Archie and I felt very fortunate and blessed to have been able to accomplish what we did. We came to America as immigrants: Archie from Scotland and Canada and I from England. We both had similar backgrounds and a lot in common which I think helped our marriage to be such a happy one. We both had worked hard together and our goal had been to make a living better for our children and ourselves.

We had never had much money but we realized an ambition that only in America could it be possible.

It has been an honor to share Mary E. Wilson’s Autobiography with you. I hope you enjoyed this life story of a strong woman, the man in her life and how they overcame daunting situations to achieve all that they had hoped for.

Trumbull – A Birthday Letter to 31324665 – August, 1943

Trumbull Conn.  August 15, 1943

Dear 31324665:

THAT, dear children, may be just a number to you, but translated into Uncle Sam Army language it spells Richard Procrastinator Guion, the middle name having been earned at birth and as far as correspondence to the home front is concerned, has been reaffirmed weekly since that time with an Ivory Soap score – 99 and 44/100% pure, (In view of my chosen profession I just have to get in these little advertising ideas in my correspondence, you know).

Is that, you may well ask, the approved method of having a letter addressed to one? No, NO, perish the thought! It isn’t even in spite of that fact. But by this time you may have guessed. In just a few days now we will celebrate a birthday but it will be a party without the main guest. We can’t even send him greetings, much less a gift because we don’t know in what corner of the globe he is hiding from Adolph. So we have unanimously adopted the theme song for the occasion: ”I Can’t Give You Anything But Love, Baby”. Of course there is lots of that from each and all of us, although we know full well it won’t buy baby a new pair of pants.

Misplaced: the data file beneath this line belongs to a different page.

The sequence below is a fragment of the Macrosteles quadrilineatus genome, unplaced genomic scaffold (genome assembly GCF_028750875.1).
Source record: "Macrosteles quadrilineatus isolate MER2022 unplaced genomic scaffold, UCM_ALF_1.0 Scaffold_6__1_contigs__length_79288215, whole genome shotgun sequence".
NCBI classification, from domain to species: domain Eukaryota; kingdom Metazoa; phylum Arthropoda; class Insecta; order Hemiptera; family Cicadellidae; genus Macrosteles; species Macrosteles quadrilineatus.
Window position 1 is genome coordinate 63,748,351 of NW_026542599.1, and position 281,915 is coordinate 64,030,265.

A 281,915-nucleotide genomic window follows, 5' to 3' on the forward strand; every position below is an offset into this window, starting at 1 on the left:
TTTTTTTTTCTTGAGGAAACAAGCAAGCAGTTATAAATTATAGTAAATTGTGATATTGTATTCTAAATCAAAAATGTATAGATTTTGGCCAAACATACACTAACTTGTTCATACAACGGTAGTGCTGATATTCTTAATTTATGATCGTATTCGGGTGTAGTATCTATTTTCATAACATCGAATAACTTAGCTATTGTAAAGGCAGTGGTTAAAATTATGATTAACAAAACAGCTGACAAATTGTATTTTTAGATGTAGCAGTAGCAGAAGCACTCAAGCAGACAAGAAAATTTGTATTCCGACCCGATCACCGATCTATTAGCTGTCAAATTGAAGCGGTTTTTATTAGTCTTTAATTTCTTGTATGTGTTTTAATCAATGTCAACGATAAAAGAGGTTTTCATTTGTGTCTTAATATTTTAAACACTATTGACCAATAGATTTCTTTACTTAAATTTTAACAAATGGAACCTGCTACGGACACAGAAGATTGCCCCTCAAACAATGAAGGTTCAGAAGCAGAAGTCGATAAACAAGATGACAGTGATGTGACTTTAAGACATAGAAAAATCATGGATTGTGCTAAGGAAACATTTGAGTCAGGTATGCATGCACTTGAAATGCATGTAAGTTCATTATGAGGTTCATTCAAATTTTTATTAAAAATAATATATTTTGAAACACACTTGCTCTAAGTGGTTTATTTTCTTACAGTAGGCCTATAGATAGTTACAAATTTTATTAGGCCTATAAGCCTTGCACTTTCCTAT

What a lot of accumulated celebration we will have to celebrate when this mess is finally settled. Now, there’s a thought. What is your prescription for a suitable method of rendering due honor to the occasion? How about that auto trip down to Mexico and Central America with enough cars to accommodate the whole family, with Lad and Dan as official interpreters? Ced could entertain and charm the natives with imitations of Bradley Kincaid, Dick and Jean might do a rumba or two, Dave would probably make a beeline for the best looking native girls, while I could profitably employ my time sniffing the native flora to see if it produces I hay fever sneeze.